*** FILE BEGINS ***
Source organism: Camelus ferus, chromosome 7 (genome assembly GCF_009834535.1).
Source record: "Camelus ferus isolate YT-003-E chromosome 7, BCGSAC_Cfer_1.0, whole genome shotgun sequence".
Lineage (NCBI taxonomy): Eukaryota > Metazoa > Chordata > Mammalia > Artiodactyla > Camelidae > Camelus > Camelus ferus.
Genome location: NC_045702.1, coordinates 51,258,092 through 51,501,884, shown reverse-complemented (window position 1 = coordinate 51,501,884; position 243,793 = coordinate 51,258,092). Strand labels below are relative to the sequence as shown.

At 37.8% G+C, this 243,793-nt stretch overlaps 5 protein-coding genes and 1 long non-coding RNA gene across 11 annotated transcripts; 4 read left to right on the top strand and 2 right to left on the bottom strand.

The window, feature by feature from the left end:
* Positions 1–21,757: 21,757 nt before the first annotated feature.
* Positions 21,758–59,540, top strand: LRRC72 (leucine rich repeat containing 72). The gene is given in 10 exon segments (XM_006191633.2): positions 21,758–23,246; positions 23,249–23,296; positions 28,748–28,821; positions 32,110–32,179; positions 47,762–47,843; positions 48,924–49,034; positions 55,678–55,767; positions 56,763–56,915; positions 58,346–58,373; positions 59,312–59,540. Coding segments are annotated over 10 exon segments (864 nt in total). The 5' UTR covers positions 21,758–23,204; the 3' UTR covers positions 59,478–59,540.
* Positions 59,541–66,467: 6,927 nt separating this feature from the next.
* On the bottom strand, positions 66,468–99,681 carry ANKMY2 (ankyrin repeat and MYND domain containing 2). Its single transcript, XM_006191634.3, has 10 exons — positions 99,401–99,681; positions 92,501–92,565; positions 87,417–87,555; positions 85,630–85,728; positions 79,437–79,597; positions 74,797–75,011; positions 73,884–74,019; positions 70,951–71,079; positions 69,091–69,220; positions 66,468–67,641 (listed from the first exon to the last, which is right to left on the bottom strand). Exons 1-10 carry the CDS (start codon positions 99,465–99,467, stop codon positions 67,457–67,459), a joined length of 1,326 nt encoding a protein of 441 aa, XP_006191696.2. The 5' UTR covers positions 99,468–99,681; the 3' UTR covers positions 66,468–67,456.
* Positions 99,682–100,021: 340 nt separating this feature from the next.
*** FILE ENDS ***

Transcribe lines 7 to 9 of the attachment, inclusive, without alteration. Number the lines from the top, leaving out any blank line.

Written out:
* Positions 1–21,757: 21,757 nt before the first annotated feature.
* Positions 21,758–59,540, top strand: LRRC72 (leucine rich repeat containing 72). The gene is given in 10 exon segments (XM_006191633.2): positions 21,758–23,246; positions 23,249–23,296; positions 28,748–28,821; positions 32,110–32,179; positions 47,762–47,843; positions 48,924–49,034; positions 55,678–55,767; positions 56,763–56,915; positions 58,346–58,373; positions 59,312–59,540. Coding segments are annotated over 10 exon segments (864 nt in total). The 5' UTR covers positions 21,758–23,204; the 3' UTR covers positions 59,478–59,540.
* Positions 59,541–66,467: 6,927 nt separating this feature from the next.